I’ve had this idea for a TV show kicking around in my head. Kind of similar to 30 Days, but called Bootstraps.

We find a volunteer—someone who believes that hard work and perseverance will inevitably lead to personal prosperity in America. A person willing to put these values to the test.

To be on our show, this person must temporarily quit her job, empty her bank account, and give up her home, her computer, her printer, her car, her phone, her internet, and her utilities.

She can’t use her friends, family, or acquaintances for help, or even as references on her job applications.

At this point, our volunteer is almost ready to live in extreme poverty. The situation isn’t totally realistic, because we can’t take away the decades of good meals and the decent education and family life she has doubtless enjoyed. She’s already at an advantage compared to people living in extreme poverty.

In our show, for one month, or six months, however long our volunteer believes it takes, she has to live on $2 per day, as millions of Americans already do.

This means staying at the nearest hostel or homeless shelter, if they have room for her. She’ll have to sneak into the YMCA across town to take a shower, and she won’t be able to store her belongings in a safe place, since that’s unaffordable for her.

I’m not sure what she’s going to eat, or how she’s going to cook it or store it.

To apply for jobs, she’ll have to walk to the library. Most if not all employers are going to raise their eyebrows when she mentions on her job applications that they have to contact her via email because she can’t even afford a flip phone. She’s not allowed to take advantage of any personal connections she has from her previous life. All of this might be difficult, since she won’t have a permanent address. She won’t be able to get a bank account, register to vote, or access any benefits for the poor.

If she manages to get a job, however, she’ll be free to use whatever money she makes to improve her situation.

How can she win our reality TV show? Simple. Purchase a house and a car. That’s a loose definition of the American dream, isn’t it? And to make things easier, it can be any house. Any car.

At any point in the show, she’s welcome to give up and return to her normal, comfortable existence.

So. Who thinks she has a chance? Are there any volunteers?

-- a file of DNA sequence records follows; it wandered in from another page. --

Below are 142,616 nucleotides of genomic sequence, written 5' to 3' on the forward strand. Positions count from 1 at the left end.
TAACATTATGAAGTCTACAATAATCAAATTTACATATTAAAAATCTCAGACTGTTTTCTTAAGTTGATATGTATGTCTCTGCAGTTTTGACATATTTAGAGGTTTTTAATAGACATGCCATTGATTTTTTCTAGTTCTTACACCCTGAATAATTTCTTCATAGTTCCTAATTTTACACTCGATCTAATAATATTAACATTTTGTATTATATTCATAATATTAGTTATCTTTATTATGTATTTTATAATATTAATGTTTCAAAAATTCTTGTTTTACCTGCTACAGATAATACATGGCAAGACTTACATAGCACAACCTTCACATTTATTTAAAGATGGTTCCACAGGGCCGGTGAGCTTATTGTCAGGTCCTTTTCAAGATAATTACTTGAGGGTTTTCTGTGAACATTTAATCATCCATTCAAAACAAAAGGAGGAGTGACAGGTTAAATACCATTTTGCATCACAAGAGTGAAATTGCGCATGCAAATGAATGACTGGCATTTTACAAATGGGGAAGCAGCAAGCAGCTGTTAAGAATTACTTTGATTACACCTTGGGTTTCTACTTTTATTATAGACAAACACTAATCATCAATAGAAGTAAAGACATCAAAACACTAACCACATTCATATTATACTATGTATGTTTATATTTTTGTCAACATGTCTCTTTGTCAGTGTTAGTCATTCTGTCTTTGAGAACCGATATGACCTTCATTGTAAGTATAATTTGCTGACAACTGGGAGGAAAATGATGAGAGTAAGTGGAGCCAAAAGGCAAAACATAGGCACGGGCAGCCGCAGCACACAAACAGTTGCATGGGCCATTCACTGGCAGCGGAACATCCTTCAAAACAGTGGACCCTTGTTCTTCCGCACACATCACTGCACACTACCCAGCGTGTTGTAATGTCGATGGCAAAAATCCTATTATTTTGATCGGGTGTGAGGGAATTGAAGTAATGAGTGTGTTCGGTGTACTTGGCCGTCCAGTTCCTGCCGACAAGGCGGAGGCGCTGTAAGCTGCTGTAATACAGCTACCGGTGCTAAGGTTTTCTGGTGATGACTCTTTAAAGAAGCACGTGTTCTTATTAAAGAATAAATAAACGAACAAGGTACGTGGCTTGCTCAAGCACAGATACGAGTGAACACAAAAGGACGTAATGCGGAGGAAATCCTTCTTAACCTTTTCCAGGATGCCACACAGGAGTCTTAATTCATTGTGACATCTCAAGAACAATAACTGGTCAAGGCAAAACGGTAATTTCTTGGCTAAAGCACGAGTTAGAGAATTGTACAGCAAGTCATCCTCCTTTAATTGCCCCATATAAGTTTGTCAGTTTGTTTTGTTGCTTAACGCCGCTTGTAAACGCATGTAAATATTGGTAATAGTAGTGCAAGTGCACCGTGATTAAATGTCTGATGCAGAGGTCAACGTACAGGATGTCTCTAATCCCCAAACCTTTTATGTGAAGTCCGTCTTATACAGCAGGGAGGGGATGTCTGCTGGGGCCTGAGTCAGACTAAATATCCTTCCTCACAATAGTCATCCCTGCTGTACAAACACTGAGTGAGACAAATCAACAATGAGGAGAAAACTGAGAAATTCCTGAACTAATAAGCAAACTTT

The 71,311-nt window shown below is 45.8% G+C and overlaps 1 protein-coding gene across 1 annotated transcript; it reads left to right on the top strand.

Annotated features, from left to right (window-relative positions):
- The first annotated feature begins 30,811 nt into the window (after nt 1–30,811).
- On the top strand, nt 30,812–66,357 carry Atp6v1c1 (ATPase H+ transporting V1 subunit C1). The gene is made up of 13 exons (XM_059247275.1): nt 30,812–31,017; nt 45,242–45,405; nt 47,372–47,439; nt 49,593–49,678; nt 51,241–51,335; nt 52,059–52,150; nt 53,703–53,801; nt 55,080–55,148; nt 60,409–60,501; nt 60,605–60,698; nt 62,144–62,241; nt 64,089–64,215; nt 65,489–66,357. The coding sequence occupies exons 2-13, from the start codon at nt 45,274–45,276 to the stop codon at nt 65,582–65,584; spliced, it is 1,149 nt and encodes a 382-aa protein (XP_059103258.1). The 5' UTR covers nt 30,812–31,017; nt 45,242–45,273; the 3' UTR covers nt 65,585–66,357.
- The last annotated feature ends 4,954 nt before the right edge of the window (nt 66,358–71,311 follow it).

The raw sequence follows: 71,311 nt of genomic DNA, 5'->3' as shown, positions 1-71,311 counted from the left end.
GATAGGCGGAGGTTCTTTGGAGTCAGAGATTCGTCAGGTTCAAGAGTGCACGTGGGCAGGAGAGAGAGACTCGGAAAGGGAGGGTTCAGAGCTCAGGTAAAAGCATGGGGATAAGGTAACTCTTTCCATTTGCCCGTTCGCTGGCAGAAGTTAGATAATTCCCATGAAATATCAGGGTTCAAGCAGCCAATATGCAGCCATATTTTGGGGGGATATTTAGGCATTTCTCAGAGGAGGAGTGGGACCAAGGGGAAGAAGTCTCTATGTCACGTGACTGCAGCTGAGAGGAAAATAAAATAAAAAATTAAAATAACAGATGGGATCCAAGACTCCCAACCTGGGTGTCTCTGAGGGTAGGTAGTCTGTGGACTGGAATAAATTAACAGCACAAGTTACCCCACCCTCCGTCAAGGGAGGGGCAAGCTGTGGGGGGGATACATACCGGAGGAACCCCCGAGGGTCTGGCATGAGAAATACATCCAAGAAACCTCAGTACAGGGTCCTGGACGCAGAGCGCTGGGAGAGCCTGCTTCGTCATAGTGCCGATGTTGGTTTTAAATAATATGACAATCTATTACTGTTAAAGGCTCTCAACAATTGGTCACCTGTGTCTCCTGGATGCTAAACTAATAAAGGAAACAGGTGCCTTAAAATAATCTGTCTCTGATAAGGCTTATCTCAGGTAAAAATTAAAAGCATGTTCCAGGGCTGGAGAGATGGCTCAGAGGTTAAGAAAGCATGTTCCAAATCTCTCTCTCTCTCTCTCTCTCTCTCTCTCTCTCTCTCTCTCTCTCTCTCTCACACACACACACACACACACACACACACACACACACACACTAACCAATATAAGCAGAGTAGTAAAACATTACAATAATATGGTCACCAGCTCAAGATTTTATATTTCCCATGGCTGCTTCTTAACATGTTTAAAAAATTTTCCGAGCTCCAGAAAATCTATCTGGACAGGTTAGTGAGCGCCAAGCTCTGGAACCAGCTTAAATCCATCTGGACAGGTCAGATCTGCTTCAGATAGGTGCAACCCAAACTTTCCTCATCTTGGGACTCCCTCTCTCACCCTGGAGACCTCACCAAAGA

At the same time, I’d like to find someone living in extreme poverty, and, if possible, make that person CEO of a major American company for one month or six months or so.

Let’s see if a typical person suffering from extreme poverty has what it takes to earn $20,000 every few seconds, as Jeff Besos does.

For a billionaire, purchasing a $200,000 home, for instance, is the mathematical equivalent of an ordinary person (earning $50,000 per year) buying a candy bar—meaning that it might not be too difficult to hire advisors to help with whatever is difficult about the day-to-day running of a company.

(source on that candy bar here:…/bill_gates_buy_hyde_park_m…/dy8u5qk/)

For me, I think wandering the streets in search of the bottom rungs of Maslow’s Hierarchy of Needs is far harder than meeting with boards of directors and choosing to lay off thousands of workers after receiving my latest slew of tax cuts, but I’m prepared to have my beliefs challenged.

If our homeless person’s actions lead to a loss of profit for our American company (even as little as a $1 loss in profit), she loses our reality TV game show, and has to return to her life on the streets.

If profits stay the same or improve, she wins, and gets to keep her job.

Interestingly, while researching this piece, I found an example of someone who had already basically lived this show. “I now work 80–90 hour weeks running a tech company,” she writes, “and in comparison to how hard I worked when I was homeless, my current situation is a vacation.”…

The first source on that page did not grow up poor, however, so her situation isn’t quite the same as the majority of people living in poverty. Have a look at the second and third sources. Then imagine all the people out there who are living like this, right now, with no way out.

Are any believers in the divine power of hard work ready to take up this challenge?

If it’s possible to escape extreme poverty thanks to hard work, then there may be some merit to the idea that handouts discourage lazy people from pulling themselves up by their own bootstraps.

If, on the other hand, it proves virtually impossible to escape, as I expect it will, then we should move heaven and earth to ensure that not a single person living in this country has to experience this pointless and unnecessary indignity.

Who wants to play Bootstraps?

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